Brandi Silver, 38, Designer Creator
Brandi Silver has a secret weapon. She knows how to translate the cultural zeitgeist into the perfect enamel pin or greeting card.
There’s the Queen B card to help your friend get over a breakup. A One Year Closer to Granny Panties Birthday card. Pins featuring Tupac, Nipsey Hussle and Kamala Harris. There are also buttons, stickers, masks, and more – all with Brandi’s distinct brand of humor and pop cultural know-how.
What started as this apparel professional’s creative outlet years ago is now Pin & Proper, an Etsy shop of her mini masterpieces that has gotten the attention of national media and Target.
Since childhood, this Rocky Mount native was always crafting. She’s got the hot glue gun scar on her thumb to prove it.
“When I was a kid, my mom complained that I used my allowance on arts and crafts. At least now I’ve turned it into a business.” Brandi says.
She moved to Greensboro to attend NC A&T to study Fashion Merchandising & Design.
After graduation, she landed her first professional job in Product Development for Hanesbrands. She’s designed clothes for all ages. Working on large brands like Hanes, Champion, Birkenstock, HUE, No Nonsense, Wrangler & Lee. She loves seeing the project from concept to production.
She went on to work for a various manufacturers, including VF Corporation, now Kontoor. During her tenure at VF Corporation, she designed the back pockets for Riders by Lee jeans. She was also part of the team to help pilot the company’s 3D Design initiative. There was an art to designing the back pocket embroidery and picking the perfect thread colors to accentuate the jeans and the woman. She still sees people wearing those jeans to this day.
She taught herself Adobe illustrator and Photoshop when the industry was moving into digital design – a skill that turned out to be very important years later.
In her personal life, she was still an avid creator and crafter. She handmade cards that people cherished. They’d get upset when she purchased them a birthday card instead of handmaking one.
“My family would be so disappointed.”
In 2015, Brandi’s Dad passed away. The grief had her looking for things to keep busy. She wound up with an enamel pin collection.
“I was finding really cool pins. Sometimes I would purchase two – one to wear and one to keep,” she says.
She started to hunt for a very specific pin: An image of the late rapper Tupac Shakur with lyrics from his hit “Keep Ya Head Up.”
The song was playing while Brandi rode to her dad’s funeral. Its message comforted her. A pin would be a perfect reminder and keepsake to keep her head up while she struggled through the grieving process. After scouring the internet, she found some Tupac pins, but the designs were laughable.
“I said to myself, ‘Who is buying these?’ It made me think, it must not take a lot to make a pin,” Brandi says.
She jumped into research mode, tracking down a manufacturer and learning that she could use her Illustrator skills to design the pin she wanted.
In order to manufacture her pin, she needed to buy a minimum of 100 pins. She wasn’t really sure what she was going to do with the other 99.
That’s how her Etsy shop was born. She soon realized one pin wasn’t enough inventory, so she launched her card line. Only this time, the cards were designed digitally and printed instead of handmade. It seemed like a good bet, knowing how important cards were to her friends and family.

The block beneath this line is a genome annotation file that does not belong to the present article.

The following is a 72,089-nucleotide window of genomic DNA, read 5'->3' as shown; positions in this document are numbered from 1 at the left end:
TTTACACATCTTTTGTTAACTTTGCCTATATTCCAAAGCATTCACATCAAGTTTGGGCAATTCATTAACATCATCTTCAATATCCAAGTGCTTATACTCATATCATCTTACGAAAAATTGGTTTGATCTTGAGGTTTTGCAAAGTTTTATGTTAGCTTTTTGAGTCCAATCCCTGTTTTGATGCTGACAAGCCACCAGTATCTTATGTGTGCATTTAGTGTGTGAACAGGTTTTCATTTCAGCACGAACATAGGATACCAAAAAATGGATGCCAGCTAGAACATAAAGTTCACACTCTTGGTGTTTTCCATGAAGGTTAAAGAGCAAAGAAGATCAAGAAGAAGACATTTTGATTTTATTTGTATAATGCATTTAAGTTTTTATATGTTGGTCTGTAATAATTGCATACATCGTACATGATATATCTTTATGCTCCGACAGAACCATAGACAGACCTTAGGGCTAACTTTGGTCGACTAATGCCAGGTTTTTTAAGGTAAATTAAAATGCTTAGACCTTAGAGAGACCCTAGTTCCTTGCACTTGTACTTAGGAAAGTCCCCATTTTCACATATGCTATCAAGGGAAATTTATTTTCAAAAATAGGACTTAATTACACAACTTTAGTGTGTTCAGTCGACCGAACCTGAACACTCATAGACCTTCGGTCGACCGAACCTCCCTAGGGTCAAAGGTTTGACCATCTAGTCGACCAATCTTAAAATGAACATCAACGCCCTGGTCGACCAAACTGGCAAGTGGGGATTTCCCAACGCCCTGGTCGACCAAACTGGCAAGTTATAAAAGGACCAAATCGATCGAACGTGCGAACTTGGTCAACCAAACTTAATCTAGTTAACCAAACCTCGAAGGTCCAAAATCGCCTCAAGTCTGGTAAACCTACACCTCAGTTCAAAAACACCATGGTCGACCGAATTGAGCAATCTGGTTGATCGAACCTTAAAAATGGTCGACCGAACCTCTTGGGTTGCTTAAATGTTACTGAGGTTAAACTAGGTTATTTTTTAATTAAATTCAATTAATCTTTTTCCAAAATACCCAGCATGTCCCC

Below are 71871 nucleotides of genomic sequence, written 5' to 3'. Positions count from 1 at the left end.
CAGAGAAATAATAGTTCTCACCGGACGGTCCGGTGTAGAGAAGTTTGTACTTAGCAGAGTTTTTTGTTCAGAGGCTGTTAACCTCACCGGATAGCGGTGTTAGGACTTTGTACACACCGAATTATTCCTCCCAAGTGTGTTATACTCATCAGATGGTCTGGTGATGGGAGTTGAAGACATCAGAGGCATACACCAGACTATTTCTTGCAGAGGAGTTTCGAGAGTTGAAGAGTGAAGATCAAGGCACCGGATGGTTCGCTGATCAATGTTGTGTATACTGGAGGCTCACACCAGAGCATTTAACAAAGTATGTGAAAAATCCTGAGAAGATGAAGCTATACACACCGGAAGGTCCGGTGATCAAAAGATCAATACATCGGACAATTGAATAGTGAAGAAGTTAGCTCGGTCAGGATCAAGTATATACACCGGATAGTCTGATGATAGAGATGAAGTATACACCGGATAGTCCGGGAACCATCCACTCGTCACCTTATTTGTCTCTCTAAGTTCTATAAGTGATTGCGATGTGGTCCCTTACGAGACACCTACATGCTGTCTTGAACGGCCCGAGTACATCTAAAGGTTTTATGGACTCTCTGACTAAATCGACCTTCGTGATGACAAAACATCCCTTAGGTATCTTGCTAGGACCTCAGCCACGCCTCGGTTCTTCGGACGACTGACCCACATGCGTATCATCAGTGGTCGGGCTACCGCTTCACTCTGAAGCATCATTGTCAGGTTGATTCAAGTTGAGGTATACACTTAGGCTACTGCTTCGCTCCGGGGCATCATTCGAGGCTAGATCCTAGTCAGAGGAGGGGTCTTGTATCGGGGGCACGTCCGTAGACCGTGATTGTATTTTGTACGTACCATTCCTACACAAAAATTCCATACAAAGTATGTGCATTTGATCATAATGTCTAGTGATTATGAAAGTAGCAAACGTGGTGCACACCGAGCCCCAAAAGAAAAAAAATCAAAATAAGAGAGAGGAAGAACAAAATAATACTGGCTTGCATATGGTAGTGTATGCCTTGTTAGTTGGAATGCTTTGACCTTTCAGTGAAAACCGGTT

Stickers, mugs and other items now fill out the shop.
Brandi regularly pops out new designs, following her instincts about messages and images that are near and dear to her. A “Future is Female” button. A sticker with Chuck Taylor sneakers and pearls, in honor of Vice President Kamala Harris’ signature style.
“I create a lot of things with emphasis on feminism, body positivity, the Black Lives Matter movement and my love for R&B and hip hop,” Brandi says. “I like to make things that I would like to find in a store.”
She loves a pun. Most of the cards have a distinct sense of humor. She’s had people frame them.
A Father’s Day card with the simple message, “I promise to let you pick your own nursing home.” A Lizzo Bridesmaid invitation saying “I’m 100% that bride. Will you be 100% the bridesmaid?” A card with a pic of actress Fran Drescher and the phrase, “Hey, Best Fran.”
Brandi’s not sure how it happened, but Buzzfeed featured that card on a list of top funny Valentine’s Day cards. She was baffled.
“To me, it was just a card to say ‘hey’ to your best friend during quarantine,” she says. “Everyone likes to get something in the mail. Why not something fun saying, ‘Hey, I am checking in on you.’?
Before the pandemic hit, she was laid off when her position was eliminated in her full-time fashion gig. She spent months looking for work. She was getting very discouraged by the lack of a job prospects. Then the pandemic hit. All the events she’d planned were cancelled due to COVID-19. Her pin manufacturer was shut down indefinitely while working on a huge pin order. With so much uncertainty and people losing their jobs, there was no way Pin & Proper could survive. Who would be buying pins and cards now? Not only did Pin & Proper survive, the business thrived! 2020 was its biggest year to date.
January 2021 rolled around, sales slowed down after the holidays, and she started to wonder was next.
Then she got a message from Target, asking her to be a part of its 2021 Black History Month showcase.
“I’m like, this is a prank. Target is my favorite store,” she says. “It took me a minute to decide it is real.”
Pin & Proper was showcased during the store’s virtual Black History Month presentation. An opportunity she’s forever grateful for.
Now she’s back in the apparel industry doing what she loves. But she’s still pumping out designs for Pin & Proper.